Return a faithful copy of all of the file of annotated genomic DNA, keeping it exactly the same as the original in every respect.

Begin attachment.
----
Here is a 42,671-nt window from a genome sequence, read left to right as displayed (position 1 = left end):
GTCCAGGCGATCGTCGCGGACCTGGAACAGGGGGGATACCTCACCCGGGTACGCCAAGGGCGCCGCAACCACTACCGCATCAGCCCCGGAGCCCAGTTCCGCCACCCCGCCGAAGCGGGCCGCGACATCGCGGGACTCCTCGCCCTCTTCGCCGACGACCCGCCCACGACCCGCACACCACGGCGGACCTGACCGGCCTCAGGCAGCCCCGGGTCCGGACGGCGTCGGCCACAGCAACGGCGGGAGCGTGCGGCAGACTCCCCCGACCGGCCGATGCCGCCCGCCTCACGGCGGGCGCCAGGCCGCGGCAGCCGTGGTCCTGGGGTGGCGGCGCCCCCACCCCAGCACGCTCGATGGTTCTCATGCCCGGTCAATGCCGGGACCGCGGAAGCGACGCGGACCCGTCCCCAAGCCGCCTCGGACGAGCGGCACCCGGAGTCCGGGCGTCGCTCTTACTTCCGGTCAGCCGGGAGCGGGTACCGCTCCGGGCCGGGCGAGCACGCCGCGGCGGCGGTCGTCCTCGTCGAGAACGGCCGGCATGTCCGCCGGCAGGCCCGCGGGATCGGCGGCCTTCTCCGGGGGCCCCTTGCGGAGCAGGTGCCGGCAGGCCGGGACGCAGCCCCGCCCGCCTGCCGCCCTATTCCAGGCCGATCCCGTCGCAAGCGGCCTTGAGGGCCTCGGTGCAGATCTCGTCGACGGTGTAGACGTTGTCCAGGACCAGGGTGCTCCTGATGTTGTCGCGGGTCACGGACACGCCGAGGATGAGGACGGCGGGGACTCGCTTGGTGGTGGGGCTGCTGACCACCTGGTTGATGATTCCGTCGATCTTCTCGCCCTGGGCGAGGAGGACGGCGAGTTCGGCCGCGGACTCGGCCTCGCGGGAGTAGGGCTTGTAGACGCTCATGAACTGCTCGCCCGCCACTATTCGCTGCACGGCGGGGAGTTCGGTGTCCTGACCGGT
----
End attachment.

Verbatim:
Here is a 42,671-nt window from a genome sequence, read left to right as displayed (position 1 = left end):
GTCCAGGCGATCGTCGCGGACCTGGAACAGGGGGGATACCTCACCCGGGTACGCCAAGGGCGCCGCAACCACTACCGCATCAGCCCCGGAGCCCAGTTCCGCCACCCCGCCGAAGCGGGCCGCGACATCGCGGGACTCCTCGCCCTCTTCGCCGACGACCCGCCCACGACCCGCACACCACGGCGGACCTGACCGGCCTCAGGCAGCCCCGGGTCCGGACGGCGTCGGCCACAGCAACGGCGGGAGCGTGCGGCAGACTCCCCCGACCGGCCGATGCCGCCCGCCTCACGGCGGGCGCCAGGCCGCGGCAGCCGTGGTCCTGGGGTGGCGGCGCCCCCACCCCAGCACGCTCGATGGTTCTCATGCCCGGTCAATGCCGGGACCGCGGAAGCGACGCGGACCCGTCCCCAAGCCGCCTCGGACGAGCGGCACCCGGAGTCCGGGCGTCGCTCTTACTTCCGGTCAGCCGGGAGCGGGTACCGCTCCGGGCCGGGCGAGCACGCCGCGGCGGCGGTCGTCCTCGTCGAGAACGGCCGGCATGTCCGCCGGCAGGCCCGCGGGATCGGCGGCCTTCTCCGGGGGCCCCTTGCGGAGCAGGTGCCGGCAGGCCGGGACGCAGCCCCGCCCGCCTGCCGCCCTATTCCAGGCCGATCCCGTCGCAAGCGGCCTTGAGGGCCTCGGTGCAGATCTCGTCGACGGTGTAGACGTTGTCCAGGACCAGGGTGCTCCTGATGTTGTCGCGGGTCACGGACACGCCGAGGATGAGGACGGCGGGGACTCGCTTGGTGGTGGGGCTGCTGACCACCTGGTTGATGATTCCGTCGATCTTCTCGCCCTGGGCGAGGAGGACGGCGAGTTCGGCCGCGGACTCGGCCTCGCGGGAGTAGGGCTTGTAGACGCTCATGAACTGCTCGCCCGCCACTATTCGCTGCACGGCGGGGAGTTCGGTGTCCTGACCGGT